6. When the applicant arrived in Australia for the Olympics his UIS contact, Mr Korobchinsky, gave him a list of surnames of suspected defectors which included the team doctor. On 14 September 2000 the doctor told the applicant that he intended to defect and the applicant cautioned him to be careful and not to talk about it. It transpired that the team doctor was an agent provocateur who reported the applicant to Mr Korobchinsky.

7. The Tribunal accepted that the applicant had been informed upon by the doctor and that:

"Mr Korobchinsky was angry and told the applicant that he would be in trouble upon return to the Ukraine."

8. The Tribunal made a further finding:

"With respect to the heated conversation with Mr Korobchinsky on 24 September 2000, the Tribunal accepts that at this time, the applicant told Korobchinsky in no uncertain terms that upon return to the Ukraine he would not continue his position subject to the condition of being an informant for the SBU. It also accepts that Korobchinsky had been drinking and was angry with the applicant and said that he should have said so prior to signing the 14 January 1999 document and accepting the position and travelling to Australia with the team. Additionally, he made threats to the applicant that both he and the applicant would be in trouble on return to the Ukraine."

9. The applicant told the Tribunal that his room in the Olympic Village had been searched and left in a mess. The applicant believed this was by members of the Ukrainian team and effected in order to obtain his passport:

"The Tribunal also accepts that the applicant's room was searched."

10. The applicant made claims regarding threats which had been made to his wife and mother and which were detailed in a letter found at [47 CB]:

"The Tribunal accepts the applicant's claims that his wife and mother have been contacted and threats made as a means of trying to gain his address and return to the Ukraine."

11. The applicant claims that threats had been made by telephone to his wife and mother:

"The Tribunal accepts the applicant's claims regarding the calls made to his wife and mother, ... his mother has been threatened."

12. The Tribunal summarised the fears held by the applicant in the following manner at [CB 75]:

"The applicant fears that he will be persecuted upon return because he has opposed such a powerful organisation (the SBU) and also because his defection is the very action his informant duties were designed to prevent. The Ukrainian Olympic performance is constantly threatened by trained athletics leaving for positions overseas, after the Government has invested time and money into training. Such departures decrease the team and country morale and also give impetus to defection by other athletes. The applicant said that the team were told in October 2001, when a Belgium team member and masseur defected, that serious actions would be taken against Ukrainian members if they so acted."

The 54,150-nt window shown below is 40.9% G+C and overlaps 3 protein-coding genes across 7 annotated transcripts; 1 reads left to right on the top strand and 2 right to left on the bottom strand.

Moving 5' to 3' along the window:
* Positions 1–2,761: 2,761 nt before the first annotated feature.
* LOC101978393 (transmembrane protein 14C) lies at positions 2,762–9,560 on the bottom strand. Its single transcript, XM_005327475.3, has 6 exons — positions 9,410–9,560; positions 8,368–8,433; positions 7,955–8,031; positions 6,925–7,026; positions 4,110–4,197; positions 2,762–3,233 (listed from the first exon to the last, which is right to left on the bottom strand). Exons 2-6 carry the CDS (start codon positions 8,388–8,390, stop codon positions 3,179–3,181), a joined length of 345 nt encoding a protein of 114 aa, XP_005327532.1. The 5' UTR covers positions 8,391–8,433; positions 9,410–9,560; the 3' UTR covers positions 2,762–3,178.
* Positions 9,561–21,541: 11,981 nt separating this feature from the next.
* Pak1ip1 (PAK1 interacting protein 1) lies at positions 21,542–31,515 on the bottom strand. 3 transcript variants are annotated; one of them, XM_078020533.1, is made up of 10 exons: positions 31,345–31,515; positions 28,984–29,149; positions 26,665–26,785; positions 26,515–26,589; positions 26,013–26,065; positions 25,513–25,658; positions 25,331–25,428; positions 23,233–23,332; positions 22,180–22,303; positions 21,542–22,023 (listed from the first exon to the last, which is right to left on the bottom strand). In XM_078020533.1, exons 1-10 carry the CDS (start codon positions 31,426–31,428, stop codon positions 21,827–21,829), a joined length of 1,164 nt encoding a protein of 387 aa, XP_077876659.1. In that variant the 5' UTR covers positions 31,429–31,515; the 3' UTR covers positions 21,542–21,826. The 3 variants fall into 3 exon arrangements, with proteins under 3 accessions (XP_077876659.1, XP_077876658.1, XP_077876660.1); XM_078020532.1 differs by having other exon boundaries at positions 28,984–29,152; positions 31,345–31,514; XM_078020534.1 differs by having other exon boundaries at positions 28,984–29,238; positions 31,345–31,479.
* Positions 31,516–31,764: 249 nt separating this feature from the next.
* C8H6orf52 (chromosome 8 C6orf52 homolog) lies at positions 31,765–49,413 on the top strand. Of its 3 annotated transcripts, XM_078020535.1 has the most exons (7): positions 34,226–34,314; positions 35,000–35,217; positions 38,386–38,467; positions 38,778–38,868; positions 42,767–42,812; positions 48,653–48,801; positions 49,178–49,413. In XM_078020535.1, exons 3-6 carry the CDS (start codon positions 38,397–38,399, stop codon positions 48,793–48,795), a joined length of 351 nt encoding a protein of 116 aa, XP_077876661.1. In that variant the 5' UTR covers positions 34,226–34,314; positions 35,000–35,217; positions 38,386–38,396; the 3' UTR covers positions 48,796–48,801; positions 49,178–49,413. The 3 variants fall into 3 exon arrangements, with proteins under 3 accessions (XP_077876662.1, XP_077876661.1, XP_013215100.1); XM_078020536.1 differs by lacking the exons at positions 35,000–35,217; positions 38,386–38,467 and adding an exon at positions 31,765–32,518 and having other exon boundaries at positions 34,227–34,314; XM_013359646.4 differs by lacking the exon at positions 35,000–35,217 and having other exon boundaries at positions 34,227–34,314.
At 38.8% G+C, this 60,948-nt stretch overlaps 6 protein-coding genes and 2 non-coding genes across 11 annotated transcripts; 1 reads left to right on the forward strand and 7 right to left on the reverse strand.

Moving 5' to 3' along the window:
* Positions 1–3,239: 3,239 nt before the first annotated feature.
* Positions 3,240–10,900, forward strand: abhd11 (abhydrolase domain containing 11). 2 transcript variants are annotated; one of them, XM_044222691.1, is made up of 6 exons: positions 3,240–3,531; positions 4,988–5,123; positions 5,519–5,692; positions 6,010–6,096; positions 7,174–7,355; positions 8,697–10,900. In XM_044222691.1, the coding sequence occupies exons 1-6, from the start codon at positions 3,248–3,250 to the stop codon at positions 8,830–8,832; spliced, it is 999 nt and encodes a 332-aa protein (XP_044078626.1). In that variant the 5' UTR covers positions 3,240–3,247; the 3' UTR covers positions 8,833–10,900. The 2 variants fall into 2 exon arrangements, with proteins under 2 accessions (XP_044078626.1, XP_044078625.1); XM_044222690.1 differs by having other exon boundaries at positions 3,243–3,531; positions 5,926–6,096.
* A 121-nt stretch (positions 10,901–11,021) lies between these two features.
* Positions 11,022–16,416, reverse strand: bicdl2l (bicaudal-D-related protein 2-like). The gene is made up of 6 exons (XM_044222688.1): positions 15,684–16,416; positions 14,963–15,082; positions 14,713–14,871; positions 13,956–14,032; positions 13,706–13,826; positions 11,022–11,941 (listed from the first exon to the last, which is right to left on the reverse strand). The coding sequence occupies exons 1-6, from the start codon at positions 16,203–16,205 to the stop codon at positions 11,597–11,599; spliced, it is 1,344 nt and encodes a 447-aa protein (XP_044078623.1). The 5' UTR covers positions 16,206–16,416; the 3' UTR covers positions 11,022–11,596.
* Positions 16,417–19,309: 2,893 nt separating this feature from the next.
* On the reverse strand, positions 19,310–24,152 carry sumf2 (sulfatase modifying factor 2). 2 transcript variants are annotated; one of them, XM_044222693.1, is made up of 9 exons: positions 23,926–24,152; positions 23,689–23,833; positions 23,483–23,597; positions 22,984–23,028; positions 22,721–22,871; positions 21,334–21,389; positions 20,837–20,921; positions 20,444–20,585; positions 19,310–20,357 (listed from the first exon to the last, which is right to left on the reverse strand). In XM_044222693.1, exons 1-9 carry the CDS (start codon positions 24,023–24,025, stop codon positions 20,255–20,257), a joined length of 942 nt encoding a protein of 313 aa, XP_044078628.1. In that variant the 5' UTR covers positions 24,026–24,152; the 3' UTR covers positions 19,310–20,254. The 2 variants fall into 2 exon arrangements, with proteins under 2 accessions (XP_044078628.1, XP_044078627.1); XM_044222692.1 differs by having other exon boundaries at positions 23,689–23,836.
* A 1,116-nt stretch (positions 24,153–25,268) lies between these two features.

This paragraph is found under the heading "Findings and Reasons". It is not at any later stage further commented on in a way that would indicate that it was no more than the reporting of the applicant's submissions. I must take it to be a finding by the Tribunal.

13. In addition to the above findings the Tribunal had regard to various documents including the "United States Department of State, Country Report on Human Rights Practices - 2001, Ukraine". This report indicates inter alia:

"There are two principal security agencies, which have equal responsibility for internal security: the security service of Ukraine (SBU) and the Ministry for Internal Affairs... Members of the security forces committed human rights abuses.

The Government's human rights record was poor; however, there were improvements in a few areas. Police and prison officials tortured and beat detainees and prisoners, at times killing them. ... Police abuse and harassment of racial minorities is a continuing problem. The Government rarely punishes officials that commit abuses. ...The Government continue to infringe on citizen's privacy rights. ... Unlike in past years, there were no confirmed reports of political killings; however, abuse of prisoners and detainees, and harsh conditions at times led to death. During the first six months of the year there were 865 deaths in prison and detention facilities, many due to harsh conditions.

The constitution prohibits torture; however, police and prison officials regularly tortured and beat detainees and prisoners, and there were numerous reports of such abuse.

At times persons involved in property, inheritance or divorce disputes were diagnosed wrongfully with schizophrenia and confined to psychiatric institutions.

Critics of the Government also claimed credibly that the Government abused its authority over officers of the court by selectively charging and dismissing politically unsympathetic Judges.

Persons diagnosed with mental illness may be confined and treated forcibly, declared not responsible for their actions, and stripped of their civil rights without being present at hearings or notified of the ruling. There are approximately 1,200,000 registered psychiatric patients in the country... According to the Ukrainian psychiatric association, the health care ministry has not always co-operated with human rights groups attempting to monitor abuse of psychiatry."

14. It is against this background that the Tribunal came to the following conclusions: